Please select your home edition
Edition
Protector 728x90

London Olympics 2012 - The Dominant, The Dream and The Desperate

by Mark Chisnell on 5 Aug 2012
Tom Slingsby (AUS) who has a 14pt lead iun the Mens Singlehander (Laser) going into the Medal Race on Monday. Richard Gladwell www.photosport.co.nz
At the London 2012 Olympic Sailing Competition, the Ben v Jonas show stepped aside for a day off ahead of the medal race, which leaves us casting around for other good stories. There are three ways to pick a strong narrative - totally dominant performances, dreams-come-true and desperately tight contests. Based on that principle, we have three strong contenders - you choose!

The Dominant

First up, we have Dorian Van Rijsselberge in the RS:X Men, who is discarding a third from his eight races so far, and counting five firsts and two seconds. He is already 15 points ahead of Nick Dempsey in silver and could well seal the gold medal ahead of the final race. While gold for Dorian is not unexpected - he's a very consistent performer in Weymouth - this kind of dominance is still pretty special. Particularly when you also look at Nick Dempsey's record - a podium in every one of eight world class events in Weymouth.


Second to bat in the dominant category is Australia's Tom Slingsby, the cast-iron favourite for gold in the Laser who started the week brilliantly, with a first and a couple of seconds, but then had a wobble that dropped him to second place overall. After the low point of a 14th in yesterday's first race, Slingsby appears to have given himself a stiff talking to, and finally came out firing for the second. He won it, and followed that up today with two more victories to take three straight bullets in the final three races of the regular series.

The Laser is the biggest fleet here with 49 boats and when you watch them race you realise how special that kind of performance is - they round the marks in packs and for Slingsby to find the inches to get him out in front every time, right when he needs to, in identical boats... you get the idea. Slingsby has a 14 point lead going into the medal race and a guarantee of at least silver. He really turned it on today when he most had to - the mark of a champion, as they say.

The Dream

Every Olympics throws up the dream story, the individual who for whatever reason of history, background or circumstance captures the imagination. Today that person was Pavlos Kontides who won the first ever medal for his country of Cyprus, and he did it in the Laser. Kontides finished the day 22 points ahead of fourth placed Tonci Stipanovic of Croatia, guaranteeing Cyprus at least a bronze. In all likelihood it will be a silver, as Kontides has a 21 point lead over Sweden's third placed Rasmus Myrgren. I'm sure Pavlos will go home a hero, judging by the support he had on the ISAF Live Blog today.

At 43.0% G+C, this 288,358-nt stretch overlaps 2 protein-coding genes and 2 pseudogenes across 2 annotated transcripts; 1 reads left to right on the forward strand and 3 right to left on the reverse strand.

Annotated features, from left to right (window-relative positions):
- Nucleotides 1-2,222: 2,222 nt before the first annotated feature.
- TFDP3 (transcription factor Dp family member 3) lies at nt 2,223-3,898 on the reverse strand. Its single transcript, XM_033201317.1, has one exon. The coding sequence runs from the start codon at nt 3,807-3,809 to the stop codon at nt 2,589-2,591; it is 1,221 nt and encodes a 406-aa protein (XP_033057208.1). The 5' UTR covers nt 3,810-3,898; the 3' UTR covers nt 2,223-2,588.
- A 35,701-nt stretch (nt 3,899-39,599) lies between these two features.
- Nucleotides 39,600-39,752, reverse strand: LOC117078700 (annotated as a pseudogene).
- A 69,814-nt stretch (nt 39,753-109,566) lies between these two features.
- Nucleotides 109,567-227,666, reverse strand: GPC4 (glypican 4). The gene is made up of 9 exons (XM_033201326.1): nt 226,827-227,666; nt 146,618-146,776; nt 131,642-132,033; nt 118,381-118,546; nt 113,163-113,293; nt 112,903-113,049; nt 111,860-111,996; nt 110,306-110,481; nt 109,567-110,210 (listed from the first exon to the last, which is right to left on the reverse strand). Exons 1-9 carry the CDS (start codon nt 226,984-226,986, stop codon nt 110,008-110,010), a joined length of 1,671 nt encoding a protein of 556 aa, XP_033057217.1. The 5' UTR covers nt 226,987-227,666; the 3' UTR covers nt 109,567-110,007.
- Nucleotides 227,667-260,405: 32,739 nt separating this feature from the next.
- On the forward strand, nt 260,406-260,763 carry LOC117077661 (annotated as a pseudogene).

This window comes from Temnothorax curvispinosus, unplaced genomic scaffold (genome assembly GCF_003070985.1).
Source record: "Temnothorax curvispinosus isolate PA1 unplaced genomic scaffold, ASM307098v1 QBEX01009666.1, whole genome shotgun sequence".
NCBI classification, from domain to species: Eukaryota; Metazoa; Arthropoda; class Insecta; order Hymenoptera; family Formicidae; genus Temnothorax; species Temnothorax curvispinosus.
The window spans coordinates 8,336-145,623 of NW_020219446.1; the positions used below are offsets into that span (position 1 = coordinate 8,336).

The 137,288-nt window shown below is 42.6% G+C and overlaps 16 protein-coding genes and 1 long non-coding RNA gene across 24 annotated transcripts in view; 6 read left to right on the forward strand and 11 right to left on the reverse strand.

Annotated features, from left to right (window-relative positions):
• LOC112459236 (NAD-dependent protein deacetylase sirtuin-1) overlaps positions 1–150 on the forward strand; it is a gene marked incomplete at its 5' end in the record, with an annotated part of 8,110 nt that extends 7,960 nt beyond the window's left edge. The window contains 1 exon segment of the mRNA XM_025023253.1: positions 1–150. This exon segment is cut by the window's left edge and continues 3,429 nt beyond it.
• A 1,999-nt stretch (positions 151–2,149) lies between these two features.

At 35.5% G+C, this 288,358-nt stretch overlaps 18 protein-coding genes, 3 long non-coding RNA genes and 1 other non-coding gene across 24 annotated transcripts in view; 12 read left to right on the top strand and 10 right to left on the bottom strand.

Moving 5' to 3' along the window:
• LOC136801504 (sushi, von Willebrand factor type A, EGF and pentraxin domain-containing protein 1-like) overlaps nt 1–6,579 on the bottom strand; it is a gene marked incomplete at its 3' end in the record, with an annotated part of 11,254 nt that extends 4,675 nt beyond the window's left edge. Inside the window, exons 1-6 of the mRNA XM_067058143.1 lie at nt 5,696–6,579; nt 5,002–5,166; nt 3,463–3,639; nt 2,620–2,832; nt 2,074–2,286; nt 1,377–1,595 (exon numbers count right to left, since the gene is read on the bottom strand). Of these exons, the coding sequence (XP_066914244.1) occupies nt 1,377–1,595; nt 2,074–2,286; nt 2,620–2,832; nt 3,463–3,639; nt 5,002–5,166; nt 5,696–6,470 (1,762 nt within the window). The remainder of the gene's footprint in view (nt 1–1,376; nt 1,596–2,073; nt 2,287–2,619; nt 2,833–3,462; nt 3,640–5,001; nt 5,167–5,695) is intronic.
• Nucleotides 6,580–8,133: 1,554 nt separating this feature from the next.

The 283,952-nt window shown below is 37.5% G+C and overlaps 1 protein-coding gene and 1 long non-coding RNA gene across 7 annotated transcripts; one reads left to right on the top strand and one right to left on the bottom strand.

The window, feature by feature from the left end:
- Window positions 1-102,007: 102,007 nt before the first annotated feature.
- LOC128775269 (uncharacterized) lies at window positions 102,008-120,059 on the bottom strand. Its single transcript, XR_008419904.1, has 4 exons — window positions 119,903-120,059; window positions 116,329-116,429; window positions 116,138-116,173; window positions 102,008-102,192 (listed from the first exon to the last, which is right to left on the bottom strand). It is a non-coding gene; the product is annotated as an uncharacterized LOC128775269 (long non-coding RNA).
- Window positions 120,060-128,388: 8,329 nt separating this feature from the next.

The Desperate

In the desperately tight corner is the extraordinary Women's Radial competition - going into the medal race we have gold and silver tied on 33 points (Lijia Xu and Marit Bouwmeester) and bronze tied on 34 points (Annalise Murphy and Evi Van Acker). Can you imagine the pressure those four girls will be under on Monday when they start the medal race? Any one of them could come away with gold, or nothing.

This story is all the more remarkable when you consider that it started out as a story of the dominance of Ireland's Annalise Murphy. Murphy won the opening four races, and then lost her way posting an eighth, nineteenth, a second and a tenth ahead of today's racing, to lie second overall. And today was tough to watch, even for the neutral - at the first mark in the final race she held third place and had her hands, and her hands alone, on gold. But she slipped back to seventh by the finish and will start the medal race in third. If Murphy leaves Weymouth empty-handed it will be one of the sob stories of the Games. Unless you're Lijia Xu, Marit Bouwmeester or Evi Van Acker. It's a tough world, Olympic sport.

Insun - AC ProgramPredictWind.com 2014Giacomo Yacht Sale

Related Articles

A Q&A with Kimball Livingston about San Francisco high school sailing
I emailed with my friend and colleague Kimball Livingtston to learn about San Francisco’s latest sailing revolution. I started hearing whispers of shifts in the San Francisco Bay high school sailing scene a couple of months ago. A few inquiries led me to my good friend and colleague Kimball Livingston, a world-class sailor, scribe, and StFYC staff commodore who isn’t one to keep his seaboots dry when the topic turns to opportunities for the next sailing generation. I caught up with KL via email to learn more.
Posted on 13 Jun
A Q&A with Andrew Howe about winning the 2015 Marion to Bermuda Race